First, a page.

After a moment of silence to commemorate the death of Queen Elizabeth II, Garcia won the toss and decided to serve. She broke right away, thanks to four mistakes. Garcia later admitted that it was the most disturbing and perhaps the most wistful of nerves: she threw what should have been a volley into the net.

It was a rather unfavorable start for Garcia, who went undefeated on her way to her Slam semi-final debut.

“Mentally,” said Jabeur, who travels with a sports psychologist, “I was so ready.”

She plans to be again. Svyatek will stand in the way.

Carlos Alcaraz produces goods not only for himself, but also for his country.

Seven days after winning their first Grand Slam tournament, No. 1 Alcaraz defeated Kwon Soon-woo in straight sets in the Davis Cup Final to secure Spain’s victory over South Korea and advance to the quarter-finals as Group B winners.

The US Open champion clenched his fists beside him and yelled in celebration after Kwon landed a long right hand to give the Spanish teenager a 6-4, 7-6(1) win in front of a passionate home crowd in Valencia.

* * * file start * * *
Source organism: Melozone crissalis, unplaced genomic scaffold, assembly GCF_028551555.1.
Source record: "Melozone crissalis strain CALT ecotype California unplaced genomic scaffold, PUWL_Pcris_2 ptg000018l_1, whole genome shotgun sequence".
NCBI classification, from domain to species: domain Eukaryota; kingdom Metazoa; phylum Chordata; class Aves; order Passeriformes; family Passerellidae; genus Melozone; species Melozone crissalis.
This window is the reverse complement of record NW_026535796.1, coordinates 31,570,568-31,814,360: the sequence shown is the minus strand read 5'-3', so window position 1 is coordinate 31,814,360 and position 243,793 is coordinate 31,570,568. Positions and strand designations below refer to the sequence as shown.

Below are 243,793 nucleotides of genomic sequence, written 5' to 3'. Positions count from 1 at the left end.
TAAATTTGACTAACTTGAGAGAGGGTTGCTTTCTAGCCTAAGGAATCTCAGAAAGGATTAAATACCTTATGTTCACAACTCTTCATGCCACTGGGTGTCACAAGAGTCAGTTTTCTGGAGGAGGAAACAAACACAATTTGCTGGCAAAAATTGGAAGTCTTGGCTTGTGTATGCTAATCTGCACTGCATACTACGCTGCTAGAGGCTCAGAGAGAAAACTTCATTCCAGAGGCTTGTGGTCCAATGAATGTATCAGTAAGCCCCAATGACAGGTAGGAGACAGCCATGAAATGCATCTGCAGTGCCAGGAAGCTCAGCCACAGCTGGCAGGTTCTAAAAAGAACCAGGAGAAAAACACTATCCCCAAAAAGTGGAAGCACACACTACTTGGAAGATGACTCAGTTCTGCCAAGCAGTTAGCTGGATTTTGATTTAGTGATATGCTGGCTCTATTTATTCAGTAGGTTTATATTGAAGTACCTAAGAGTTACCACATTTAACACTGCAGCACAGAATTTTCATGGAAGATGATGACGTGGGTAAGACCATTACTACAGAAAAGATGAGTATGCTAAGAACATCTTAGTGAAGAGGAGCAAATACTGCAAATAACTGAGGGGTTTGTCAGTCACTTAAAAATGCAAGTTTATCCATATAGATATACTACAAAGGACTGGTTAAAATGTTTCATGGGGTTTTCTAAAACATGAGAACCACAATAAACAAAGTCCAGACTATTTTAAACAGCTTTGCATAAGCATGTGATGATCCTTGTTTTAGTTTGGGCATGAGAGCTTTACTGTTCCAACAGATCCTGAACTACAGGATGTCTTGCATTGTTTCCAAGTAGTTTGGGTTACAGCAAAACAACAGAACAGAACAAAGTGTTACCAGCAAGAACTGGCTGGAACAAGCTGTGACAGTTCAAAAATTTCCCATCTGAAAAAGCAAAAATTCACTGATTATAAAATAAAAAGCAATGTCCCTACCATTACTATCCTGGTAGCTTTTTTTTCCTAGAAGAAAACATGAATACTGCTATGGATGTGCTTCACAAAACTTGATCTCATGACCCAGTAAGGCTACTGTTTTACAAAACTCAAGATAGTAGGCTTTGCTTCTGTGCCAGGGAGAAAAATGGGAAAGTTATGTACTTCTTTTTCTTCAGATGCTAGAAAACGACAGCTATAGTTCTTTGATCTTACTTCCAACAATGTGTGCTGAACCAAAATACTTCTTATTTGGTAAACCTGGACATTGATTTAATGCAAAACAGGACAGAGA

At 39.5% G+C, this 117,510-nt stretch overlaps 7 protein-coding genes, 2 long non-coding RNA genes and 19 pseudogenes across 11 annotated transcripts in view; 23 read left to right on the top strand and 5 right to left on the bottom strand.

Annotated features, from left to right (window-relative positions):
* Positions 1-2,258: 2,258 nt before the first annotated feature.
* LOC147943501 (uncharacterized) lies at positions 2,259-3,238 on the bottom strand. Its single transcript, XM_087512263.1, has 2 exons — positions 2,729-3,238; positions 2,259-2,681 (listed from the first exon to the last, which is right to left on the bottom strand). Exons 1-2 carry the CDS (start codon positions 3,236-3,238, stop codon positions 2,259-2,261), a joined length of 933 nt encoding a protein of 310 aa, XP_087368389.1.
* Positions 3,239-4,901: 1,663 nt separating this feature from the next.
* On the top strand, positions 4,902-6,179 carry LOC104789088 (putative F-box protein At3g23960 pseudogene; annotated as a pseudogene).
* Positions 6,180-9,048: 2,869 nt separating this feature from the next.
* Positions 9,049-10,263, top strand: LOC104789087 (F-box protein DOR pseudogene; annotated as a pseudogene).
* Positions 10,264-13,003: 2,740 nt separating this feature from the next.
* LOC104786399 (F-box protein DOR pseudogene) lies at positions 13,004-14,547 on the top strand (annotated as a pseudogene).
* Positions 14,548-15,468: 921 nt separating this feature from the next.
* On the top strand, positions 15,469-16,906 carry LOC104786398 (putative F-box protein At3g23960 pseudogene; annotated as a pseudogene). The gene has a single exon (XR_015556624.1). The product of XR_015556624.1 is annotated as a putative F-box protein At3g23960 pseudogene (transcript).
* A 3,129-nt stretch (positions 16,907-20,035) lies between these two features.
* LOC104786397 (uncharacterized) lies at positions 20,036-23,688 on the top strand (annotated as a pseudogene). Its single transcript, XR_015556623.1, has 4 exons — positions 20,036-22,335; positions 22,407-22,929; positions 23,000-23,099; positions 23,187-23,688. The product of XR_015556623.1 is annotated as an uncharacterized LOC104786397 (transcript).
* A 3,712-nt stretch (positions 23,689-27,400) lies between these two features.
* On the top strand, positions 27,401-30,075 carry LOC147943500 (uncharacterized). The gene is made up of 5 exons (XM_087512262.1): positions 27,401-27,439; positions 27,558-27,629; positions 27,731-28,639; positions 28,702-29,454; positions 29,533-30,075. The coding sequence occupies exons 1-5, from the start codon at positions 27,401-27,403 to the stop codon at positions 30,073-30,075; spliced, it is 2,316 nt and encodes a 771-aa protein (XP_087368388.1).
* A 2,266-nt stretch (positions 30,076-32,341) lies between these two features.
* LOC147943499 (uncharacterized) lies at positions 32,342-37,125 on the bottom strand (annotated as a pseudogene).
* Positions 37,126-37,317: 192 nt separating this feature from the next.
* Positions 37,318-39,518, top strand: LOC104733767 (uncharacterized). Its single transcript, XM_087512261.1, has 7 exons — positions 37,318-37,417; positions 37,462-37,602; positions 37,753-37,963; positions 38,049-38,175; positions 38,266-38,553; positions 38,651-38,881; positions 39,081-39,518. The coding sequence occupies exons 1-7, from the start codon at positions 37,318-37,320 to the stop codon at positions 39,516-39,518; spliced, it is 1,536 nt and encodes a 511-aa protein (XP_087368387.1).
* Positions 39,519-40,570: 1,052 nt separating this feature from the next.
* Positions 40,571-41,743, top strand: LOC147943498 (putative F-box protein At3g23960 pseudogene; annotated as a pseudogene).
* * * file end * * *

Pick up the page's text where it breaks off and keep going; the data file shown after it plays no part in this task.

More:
It was Alcaraz’s first win since defeating Casper Ruud in the US Open final and also became the youngest person to top the computerized ATP rankings since its inception in 1973.

“To play here in the Davis Cup is a great honor for me,” said Alcaraz. “But it’s even better to come here as world No. 1 and US Open champion to share this moment with all my people, my family, my friends.

“I’m really happy to live this moment right now and share it with everyone.”

Alcaraz missed Spain’s first 3–0 win over Serbia and lost to Felix Auger-Aliassime in a 2–1 win against Canada.

But the 19-year-old Alcaraz returned to his best, throwing some shots that got the crowd on their feet. Kwon was also a passionate tennis player, and their coaches creaked on the hard court as both ran frantically in long rallies, hitting shots that at times seemed unplayable.

Roberto Bautista Agut got off to a great start in Spain defeating Hong Sung Chan 6:1, 6:3. Marcel Granollers and Pedro Martinez beat Nam Ji Sung and Song Min Kyu 7:5, 3:6, 6:1 in doubles category and won against Spain with a score of 3: 0.

The result takes Spain into the final eight in November, where they will face second-placed Croatia in Group A. It will also be the home ground for Spain, as the quarter-finals in the same venue will be played in the southern city of Málaga in November.

Three other stadiums – Bologna in Italy, Hamburg, Germany and Glasgow, Scotland – hosted group stage matches.